Delta Mumford & Sons Dew Process/Universal British band Mumford & Sons primarily is known among a crop of indie acts that, about 10 years ago, made the banjo seem cool again. But if there’s a banjo on this latest album, Delta, it’s hard to spot. The group’s fourth release sees a deeper foray into electronics and more nuanced production — a shift that already started on its 2015 album Wilder Mind. But the move divided fans back then and it may divide fans even further now. There is something almost tender about the quartet’s new offering. Take a song such as Woman, where relaxed electronic beats drift underneath layered, mellow harmonies. But when the lyrics cut through, the spell is broken: it’s another song about a man adoring but failing to understand another person — a woman, of course. This interest in love persists through simplified lines such as “Love with your eyes, love with your mind” and “Do it for yourself, do it for the girl”.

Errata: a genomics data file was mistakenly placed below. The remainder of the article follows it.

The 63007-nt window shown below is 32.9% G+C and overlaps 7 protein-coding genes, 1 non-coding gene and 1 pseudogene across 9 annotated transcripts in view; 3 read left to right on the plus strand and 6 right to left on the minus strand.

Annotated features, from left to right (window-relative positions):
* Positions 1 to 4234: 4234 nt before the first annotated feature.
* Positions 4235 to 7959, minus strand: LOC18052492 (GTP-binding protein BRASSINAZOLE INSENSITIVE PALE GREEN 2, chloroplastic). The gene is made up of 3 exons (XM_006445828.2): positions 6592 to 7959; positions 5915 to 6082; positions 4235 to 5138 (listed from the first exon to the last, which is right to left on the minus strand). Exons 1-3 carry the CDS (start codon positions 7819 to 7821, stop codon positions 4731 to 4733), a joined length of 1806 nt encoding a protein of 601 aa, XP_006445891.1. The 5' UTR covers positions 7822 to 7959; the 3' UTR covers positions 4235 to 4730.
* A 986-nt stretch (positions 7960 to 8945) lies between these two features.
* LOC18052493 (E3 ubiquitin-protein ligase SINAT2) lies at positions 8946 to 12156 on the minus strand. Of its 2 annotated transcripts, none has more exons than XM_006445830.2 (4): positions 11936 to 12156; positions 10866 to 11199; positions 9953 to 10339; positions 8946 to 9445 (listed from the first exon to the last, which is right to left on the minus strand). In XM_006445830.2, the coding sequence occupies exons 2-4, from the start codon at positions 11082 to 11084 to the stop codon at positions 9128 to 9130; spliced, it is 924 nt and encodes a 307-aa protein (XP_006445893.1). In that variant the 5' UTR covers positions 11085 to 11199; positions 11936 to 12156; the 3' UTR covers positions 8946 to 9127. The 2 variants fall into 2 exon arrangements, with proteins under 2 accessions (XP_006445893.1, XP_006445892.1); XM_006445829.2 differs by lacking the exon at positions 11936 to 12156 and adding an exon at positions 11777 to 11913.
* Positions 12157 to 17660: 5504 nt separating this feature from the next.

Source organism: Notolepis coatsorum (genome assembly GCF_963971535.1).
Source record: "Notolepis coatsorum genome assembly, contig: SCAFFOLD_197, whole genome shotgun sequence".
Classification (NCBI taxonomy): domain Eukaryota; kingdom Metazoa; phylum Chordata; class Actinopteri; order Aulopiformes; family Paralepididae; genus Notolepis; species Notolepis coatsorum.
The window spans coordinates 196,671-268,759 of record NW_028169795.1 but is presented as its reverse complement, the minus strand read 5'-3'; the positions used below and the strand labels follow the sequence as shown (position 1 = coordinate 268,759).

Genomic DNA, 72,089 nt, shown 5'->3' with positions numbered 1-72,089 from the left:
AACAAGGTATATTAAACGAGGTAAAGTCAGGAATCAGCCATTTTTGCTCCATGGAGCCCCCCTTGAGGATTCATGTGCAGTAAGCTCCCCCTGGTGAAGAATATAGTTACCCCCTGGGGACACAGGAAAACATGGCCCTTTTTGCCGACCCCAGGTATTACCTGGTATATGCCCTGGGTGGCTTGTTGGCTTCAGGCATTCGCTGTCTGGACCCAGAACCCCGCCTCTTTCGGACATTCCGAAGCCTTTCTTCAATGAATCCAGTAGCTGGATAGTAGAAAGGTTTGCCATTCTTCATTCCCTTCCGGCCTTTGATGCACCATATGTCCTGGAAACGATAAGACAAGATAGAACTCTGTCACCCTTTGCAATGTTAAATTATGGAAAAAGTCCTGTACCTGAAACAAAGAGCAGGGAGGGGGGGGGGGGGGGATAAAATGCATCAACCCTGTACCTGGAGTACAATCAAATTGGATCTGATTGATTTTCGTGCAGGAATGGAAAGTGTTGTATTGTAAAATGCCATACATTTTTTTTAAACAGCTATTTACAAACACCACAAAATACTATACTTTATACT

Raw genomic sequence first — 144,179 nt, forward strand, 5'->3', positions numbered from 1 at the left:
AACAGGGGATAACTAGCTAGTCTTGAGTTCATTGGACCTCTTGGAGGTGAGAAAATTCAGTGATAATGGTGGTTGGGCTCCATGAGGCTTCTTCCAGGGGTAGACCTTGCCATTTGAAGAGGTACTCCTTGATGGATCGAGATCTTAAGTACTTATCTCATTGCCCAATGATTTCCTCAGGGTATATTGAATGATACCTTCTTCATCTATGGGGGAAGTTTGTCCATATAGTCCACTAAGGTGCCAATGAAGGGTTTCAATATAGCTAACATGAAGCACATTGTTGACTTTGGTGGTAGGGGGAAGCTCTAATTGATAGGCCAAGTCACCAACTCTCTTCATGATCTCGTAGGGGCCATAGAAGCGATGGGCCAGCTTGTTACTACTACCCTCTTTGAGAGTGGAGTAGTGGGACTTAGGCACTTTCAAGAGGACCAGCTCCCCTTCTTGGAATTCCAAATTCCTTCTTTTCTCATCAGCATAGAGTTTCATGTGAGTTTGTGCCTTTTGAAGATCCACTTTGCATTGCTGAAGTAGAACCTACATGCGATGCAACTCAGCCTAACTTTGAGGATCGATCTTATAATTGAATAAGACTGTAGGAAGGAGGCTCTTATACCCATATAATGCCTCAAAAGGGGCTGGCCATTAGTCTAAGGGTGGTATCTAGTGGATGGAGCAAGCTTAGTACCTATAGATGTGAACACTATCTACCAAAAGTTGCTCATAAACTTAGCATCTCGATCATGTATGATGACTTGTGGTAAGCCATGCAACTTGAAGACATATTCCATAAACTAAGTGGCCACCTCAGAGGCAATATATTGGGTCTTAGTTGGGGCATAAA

As keyboardist and vocalist Ben Lovett has said, the album is about “the four Ds: death, divorce, drugs and depression”. It seems like an accurate self-assessment but, 14 tracks later, it also can feel myopic. Mumford has never been particularly strong lyrically but something in the band’s neo-folk is known for giving that warm, cinematic feel. While this is a fleeting occurrence on Delta, when the band finally does tap into the cajoling folk that made it famous, the songs truly start to seem wholesome. While the group obviously can’t keep rehashing its yesteryears, it’s unclear whether Delta heralds any advance or whether it’s a folk band trying on electronic styles for size. It seems that Mumford & Sons wants to move beyond an Americana sound while also indulging it — but it’s having trouble doing both at the same time.